Avoiding Red Meat Improves Inflammation
Women who avoid red meat are more likely to be at a healthier weight and have lower levels of chronic inflammation and oxidative stress, according to a study published in the British Journal of Nutrition. Researchers analyzed lifestyle and dietary information in an ethnically diverse group of 275 healthy premenopausal women and collected biomarkers of inflammation linked to cancer incidence. The World Cancer Research Fund (WCRF) and American Institute of Cancer Research (AICR) cancer prevention guidelines recommend eating a plant-based diet, limiting empty-calorie foods, red meat, and alcohol, avoiding tobacco, and increasing physical activity. Researchers scored participants as low, moderate, or high adherers to WCRF /AICR recommendations and found that those with the lowest scores had an almost two-fold increase in certain inflammatory markers than those who scored at the high end of adherence. Overweight and obese women had substantially higher levels of chronic inflammatory markers than normal weight women, including a five-fold increase in biomarkers associated with cancer risk.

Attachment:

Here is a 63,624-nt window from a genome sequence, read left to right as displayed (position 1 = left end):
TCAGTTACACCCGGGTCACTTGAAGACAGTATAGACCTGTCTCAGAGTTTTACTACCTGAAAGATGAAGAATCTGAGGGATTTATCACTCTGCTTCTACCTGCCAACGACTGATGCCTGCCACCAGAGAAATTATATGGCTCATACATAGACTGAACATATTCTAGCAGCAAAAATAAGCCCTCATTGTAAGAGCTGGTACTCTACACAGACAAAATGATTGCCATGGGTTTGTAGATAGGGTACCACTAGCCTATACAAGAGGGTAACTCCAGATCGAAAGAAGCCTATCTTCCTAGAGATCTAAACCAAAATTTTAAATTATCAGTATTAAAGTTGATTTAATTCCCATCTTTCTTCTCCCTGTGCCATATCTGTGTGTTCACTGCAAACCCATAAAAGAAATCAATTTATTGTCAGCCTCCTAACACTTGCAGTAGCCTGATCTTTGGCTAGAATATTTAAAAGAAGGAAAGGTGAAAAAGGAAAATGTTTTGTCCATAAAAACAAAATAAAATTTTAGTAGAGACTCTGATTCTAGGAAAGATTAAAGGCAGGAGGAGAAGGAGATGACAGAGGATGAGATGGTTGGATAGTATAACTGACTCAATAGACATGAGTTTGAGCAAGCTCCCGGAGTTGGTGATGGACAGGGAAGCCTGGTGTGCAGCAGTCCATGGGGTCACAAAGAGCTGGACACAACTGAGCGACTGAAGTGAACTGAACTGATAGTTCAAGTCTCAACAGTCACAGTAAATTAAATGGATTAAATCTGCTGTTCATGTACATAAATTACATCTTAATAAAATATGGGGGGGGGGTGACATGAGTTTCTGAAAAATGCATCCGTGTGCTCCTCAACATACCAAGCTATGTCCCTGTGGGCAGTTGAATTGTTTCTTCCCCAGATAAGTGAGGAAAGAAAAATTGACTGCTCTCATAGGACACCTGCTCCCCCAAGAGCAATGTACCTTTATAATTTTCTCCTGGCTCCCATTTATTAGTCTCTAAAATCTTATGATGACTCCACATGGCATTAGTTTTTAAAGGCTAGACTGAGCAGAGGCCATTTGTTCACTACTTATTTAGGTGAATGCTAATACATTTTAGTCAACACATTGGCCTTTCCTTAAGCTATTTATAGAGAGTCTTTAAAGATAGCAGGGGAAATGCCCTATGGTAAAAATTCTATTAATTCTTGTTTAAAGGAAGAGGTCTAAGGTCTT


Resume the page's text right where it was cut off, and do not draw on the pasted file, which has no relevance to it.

While previous research has established a link to lower cancer mortality with adherence to WCRF /AICR cancer prevention guidelines, this is the first study to analyze the association between these guidelines and inflammatory markers. Women who adhered the most to cancer prevention guidelines not only weighed less, but also consumed significantly more fiber, fruits and vegetables, and less red and processed meat, all of which may decrease inflammation and lower risk of certain cancers.
Morimoto Y, Beckford F, Cooney RV, Franke AA, Maskarinec G. Adherence to cancer prevention recommendations and antioxidant and inflammatory status in premenopausal women. Br J Nutr. Published online June 8, 2015.
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